Orders, Decorations and Medals (25 September 2008)
Date of Auction: 25th September 2008
Sold for £6,200
Estimate: £5,000 - £6,000
Conspicuous Gallantry Medal (Flying), G.VI.R. (1571712 F./Sgt. R. Hartley, R.A.F.); 1939-45 Star; Air Crew Europe Star; Defence and War Medals, extremely fine (5) £5000-6000
FootnoteC.G.M. London Gazette 24 October 1944. The original recommendation states:
‘Flight Sergeant Hartley completed a tour of 29 sorties, principally on the most distant and heavily defended German targets, including Berlin (5 times), Stuttgart (3 times), Schweinfurt (2 times), Augsburg, Nurnberg and Munich. On two occasions his aircraft was attacked by an enemy fighter. On the second occasion, when on a sortie to Stuttgart on 20 February, the enemy fighter made a diving attack on the port quarter. By Flight Sergeant Hartley’s good co-ordination with the pilot’s manoeuvres and accurate fire, the enemy aircraft was forced to break away.
After completing his first five operational sorties, this Air Gunner had to be withdrawn from flying with a perforation of the right ear drum. Although grounded for two months, he was undaunted and eagerly resumed his tour to complete a further 24 sorties in three months.
It did not come to light until he had completed his tour that he must have carried out all his operational sorties suffering constant pain, the result of a duodenal perforation sutured after an operation for the removal of his appendix prior to entering the Service. This has been confirmed after his tour by his entry to hospital where he has now been for two months. On no occasion did Flight Sergeant Hartley refer to his physical handicap, not even when admitted to hospital on the interruption of his tour - his one thought was to return to operations.
The degree of dogged courage required to withstand some of the longest sorties which Bomber Command has been called upon to execute - he completed six operations of over eight hours duration - in such conditions of pain may well be unsurpassed.
For fighting determination to strike the enemy, despite his physical handicap, continued cheerfulness, courage, selflessness and devotion to duty of the highest order, his tour of operations represents a sustained heroism for which I strongly recommend him for the Conspicuous Gallantry Medal.’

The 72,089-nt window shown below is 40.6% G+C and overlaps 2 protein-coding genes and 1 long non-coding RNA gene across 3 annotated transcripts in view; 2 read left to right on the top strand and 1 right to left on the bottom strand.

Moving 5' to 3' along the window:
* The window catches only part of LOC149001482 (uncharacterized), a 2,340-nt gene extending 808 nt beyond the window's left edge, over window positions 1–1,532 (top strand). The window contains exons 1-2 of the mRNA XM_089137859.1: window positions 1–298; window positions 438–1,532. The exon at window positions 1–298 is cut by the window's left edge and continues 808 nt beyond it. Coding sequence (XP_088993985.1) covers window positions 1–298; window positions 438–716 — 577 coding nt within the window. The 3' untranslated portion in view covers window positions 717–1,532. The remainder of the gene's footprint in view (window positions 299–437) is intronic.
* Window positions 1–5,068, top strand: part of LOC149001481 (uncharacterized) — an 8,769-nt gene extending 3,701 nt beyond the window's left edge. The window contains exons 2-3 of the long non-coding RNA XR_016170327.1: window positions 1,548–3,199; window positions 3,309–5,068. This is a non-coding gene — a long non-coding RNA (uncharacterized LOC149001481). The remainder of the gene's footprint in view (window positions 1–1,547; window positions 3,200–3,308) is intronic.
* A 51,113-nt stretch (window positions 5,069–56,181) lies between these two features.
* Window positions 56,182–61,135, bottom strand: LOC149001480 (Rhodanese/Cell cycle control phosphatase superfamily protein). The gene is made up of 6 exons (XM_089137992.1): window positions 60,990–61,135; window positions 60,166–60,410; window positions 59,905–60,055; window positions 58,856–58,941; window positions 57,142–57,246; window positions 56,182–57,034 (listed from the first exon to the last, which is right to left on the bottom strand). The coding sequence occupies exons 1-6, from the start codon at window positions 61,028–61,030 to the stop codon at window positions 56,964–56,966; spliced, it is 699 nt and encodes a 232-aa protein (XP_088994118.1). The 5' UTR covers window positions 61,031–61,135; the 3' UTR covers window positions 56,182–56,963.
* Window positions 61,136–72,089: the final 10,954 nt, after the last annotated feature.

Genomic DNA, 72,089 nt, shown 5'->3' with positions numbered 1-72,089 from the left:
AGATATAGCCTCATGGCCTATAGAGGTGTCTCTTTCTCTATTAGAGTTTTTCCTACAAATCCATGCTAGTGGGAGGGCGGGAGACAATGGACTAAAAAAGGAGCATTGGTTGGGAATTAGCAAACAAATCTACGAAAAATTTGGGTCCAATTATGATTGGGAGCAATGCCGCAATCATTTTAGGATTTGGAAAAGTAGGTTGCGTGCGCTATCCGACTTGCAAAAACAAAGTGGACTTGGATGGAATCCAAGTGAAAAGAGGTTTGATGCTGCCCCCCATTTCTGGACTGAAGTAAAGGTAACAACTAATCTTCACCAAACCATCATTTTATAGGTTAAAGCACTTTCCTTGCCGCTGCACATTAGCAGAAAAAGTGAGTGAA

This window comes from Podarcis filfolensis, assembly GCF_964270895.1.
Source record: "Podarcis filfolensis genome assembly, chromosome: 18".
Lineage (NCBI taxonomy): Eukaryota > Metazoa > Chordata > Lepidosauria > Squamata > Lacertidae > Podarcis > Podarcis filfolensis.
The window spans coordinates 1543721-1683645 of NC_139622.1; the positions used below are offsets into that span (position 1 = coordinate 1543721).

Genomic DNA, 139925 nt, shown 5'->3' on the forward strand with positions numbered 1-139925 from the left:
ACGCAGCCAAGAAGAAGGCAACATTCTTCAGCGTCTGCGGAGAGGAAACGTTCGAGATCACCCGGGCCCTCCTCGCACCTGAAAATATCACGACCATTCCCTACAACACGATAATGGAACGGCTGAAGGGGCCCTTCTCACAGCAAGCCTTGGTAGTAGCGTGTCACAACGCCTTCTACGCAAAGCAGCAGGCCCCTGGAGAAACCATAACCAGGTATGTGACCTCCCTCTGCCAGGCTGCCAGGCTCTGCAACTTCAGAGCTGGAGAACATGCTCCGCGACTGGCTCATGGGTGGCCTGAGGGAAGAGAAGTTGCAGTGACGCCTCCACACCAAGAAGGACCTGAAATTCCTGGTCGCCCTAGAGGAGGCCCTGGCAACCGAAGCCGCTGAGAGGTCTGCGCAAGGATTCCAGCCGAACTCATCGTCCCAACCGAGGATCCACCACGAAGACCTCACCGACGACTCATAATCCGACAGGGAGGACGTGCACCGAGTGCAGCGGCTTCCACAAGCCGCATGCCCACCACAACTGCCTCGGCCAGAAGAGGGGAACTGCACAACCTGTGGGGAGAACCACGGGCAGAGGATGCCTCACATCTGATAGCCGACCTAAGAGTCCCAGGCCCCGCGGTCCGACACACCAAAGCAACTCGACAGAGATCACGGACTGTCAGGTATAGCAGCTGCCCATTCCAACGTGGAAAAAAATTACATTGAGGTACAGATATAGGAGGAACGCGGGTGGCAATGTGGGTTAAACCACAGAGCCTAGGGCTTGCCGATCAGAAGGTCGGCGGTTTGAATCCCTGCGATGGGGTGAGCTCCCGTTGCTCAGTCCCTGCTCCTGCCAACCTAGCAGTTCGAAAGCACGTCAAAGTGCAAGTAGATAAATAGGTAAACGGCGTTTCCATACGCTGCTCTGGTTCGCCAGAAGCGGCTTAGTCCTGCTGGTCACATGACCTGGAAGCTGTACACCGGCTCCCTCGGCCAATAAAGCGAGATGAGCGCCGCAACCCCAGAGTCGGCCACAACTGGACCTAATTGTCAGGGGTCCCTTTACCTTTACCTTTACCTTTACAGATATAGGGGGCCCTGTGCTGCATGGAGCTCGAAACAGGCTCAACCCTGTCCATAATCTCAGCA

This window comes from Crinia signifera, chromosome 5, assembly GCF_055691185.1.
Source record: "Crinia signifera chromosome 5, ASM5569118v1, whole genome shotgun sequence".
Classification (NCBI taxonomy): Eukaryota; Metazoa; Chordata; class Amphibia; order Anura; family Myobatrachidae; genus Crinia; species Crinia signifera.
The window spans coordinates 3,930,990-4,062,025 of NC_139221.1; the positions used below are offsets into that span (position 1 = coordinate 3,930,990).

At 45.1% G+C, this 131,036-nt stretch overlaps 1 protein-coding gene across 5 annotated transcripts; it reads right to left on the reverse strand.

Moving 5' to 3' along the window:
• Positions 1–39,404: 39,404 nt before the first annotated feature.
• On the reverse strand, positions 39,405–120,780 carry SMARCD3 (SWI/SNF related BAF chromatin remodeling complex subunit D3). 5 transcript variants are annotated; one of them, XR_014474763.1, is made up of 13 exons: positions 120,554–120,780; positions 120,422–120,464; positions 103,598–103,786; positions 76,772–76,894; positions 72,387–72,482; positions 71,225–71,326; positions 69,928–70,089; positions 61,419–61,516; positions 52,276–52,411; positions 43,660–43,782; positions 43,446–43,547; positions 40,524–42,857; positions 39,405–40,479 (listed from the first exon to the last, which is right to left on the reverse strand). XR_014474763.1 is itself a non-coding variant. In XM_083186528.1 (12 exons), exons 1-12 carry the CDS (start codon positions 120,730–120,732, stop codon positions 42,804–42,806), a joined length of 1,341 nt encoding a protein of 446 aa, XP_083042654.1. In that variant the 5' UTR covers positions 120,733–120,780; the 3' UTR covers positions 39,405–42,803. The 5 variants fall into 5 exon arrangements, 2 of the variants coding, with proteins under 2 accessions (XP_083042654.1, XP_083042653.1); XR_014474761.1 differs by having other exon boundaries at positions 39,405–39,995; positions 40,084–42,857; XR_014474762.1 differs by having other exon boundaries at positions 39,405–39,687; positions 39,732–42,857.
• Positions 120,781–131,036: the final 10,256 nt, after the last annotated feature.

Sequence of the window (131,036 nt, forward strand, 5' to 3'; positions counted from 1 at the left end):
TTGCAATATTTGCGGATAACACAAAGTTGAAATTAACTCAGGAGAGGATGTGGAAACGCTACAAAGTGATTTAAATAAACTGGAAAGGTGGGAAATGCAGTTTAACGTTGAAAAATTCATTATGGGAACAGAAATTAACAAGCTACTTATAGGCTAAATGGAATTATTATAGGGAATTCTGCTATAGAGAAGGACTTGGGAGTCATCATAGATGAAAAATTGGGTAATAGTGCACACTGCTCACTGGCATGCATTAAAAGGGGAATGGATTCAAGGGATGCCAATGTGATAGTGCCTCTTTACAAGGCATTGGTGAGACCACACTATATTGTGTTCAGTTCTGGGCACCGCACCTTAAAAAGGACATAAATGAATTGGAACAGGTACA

Robert Hartley, who was born in Edinburgh in 1923, enlisted in the Royal Air Force Volunteer Reserve in 1942 and, having qualified as an Air Gunner, was posted to No. 9 Squadron, a Lancaster unit operating out of Bardney in Lincolnshire, in October 1943. First going operational on the night of 3-4 November - in an attack against Dusseldorf - he completed four further sorties in the same month, three of them to Berlin, but was then grounded as a result of a perforated ear drum. Returning to the operational scene in February 1944 with another trip to the “Big City” on the 15th, he went on to complete another 24 sorties, many, as outlined above, of the heavily defended kind - in an attack against Leipzig in which he participated in the same month, Bomber Command lost 76 aircraft; and, of course, it was also in February 1944 that his excellent gunnery and co-ordination drove off an enemy night fighter over Stuttgart. Hartley completed his tour with an attack on Brunswick on the night 22-23 May 1944, following which he was admitted to hospital as a result of the duodenal perforation that had caused him so much pain throughout.